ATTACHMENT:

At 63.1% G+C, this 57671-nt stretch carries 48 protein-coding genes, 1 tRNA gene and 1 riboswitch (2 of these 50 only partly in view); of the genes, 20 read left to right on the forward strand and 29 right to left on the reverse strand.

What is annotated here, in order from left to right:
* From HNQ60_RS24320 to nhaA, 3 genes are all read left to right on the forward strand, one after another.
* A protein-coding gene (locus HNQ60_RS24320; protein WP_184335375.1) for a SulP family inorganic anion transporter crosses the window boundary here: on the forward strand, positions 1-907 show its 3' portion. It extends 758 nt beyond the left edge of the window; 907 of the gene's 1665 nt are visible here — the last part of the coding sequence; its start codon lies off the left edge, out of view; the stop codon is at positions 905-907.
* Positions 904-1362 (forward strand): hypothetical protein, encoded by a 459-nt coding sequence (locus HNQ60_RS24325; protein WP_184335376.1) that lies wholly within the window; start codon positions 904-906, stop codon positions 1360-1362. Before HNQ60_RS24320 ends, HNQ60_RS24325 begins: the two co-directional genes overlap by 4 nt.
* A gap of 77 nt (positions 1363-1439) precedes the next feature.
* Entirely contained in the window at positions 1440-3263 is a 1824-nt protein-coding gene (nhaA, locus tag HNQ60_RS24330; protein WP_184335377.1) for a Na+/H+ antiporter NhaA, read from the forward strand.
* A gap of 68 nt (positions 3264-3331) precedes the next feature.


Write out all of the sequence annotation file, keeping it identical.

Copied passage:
At 63.1% G+C, this 57671-nt stretch carries 48 protein-coding genes, 1 tRNA gene and 1 riboswitch (2 of these 50 only partly in view); of the genes, 20 read left to right on the forward strand and 29 right to left on the reverse strand.

What is annotated here, in order from left to right:
* From HNQ60_RS24320 to nhaA, 3 genes are all read left to right on the forward strand, one after another.
* A protein-coding gene (locus HNQ60_RS24320; protein WP_184335375.1) for a SulP family inorganic anion transporter crosses the window boundary here: on the forward strand, positions 1-907 show its 3' portion. It extends 758 nt beyond the left edge of the window; 907 of the gene's 1665 nt are visible here — the last part of the coding sequence; its start codon lies off the left edge, out of view; the stop codon is at positions 905-907.
* Positions 904-1362 (forward strand): hypothetical protein, encoded by a 459-nt coding sequence (locus HNQ60_RS24325; protein WP_184335376.1) that lies wholly within the window; start codon positions 904-906, stop codon positions 1360-1362. Before HNQ60_RS24320 ends, HNQ60_RS24325 begins: the two co-directional genes overlap by 4 nt.
* A gap of 77 nt (positions 1363-1439) precedes the next feature.
* Entirely contained in the window at positions 1440-3263 is a 1824-nt protein-coding gene (nhaA, locus tag HNQ60_RS24330; protein WP_184335377.1) for a Na+/H+ antiporter NhaA, read from the forward strand.
* A gap of 68 nt (positions 3264-3331) precedes the next feature.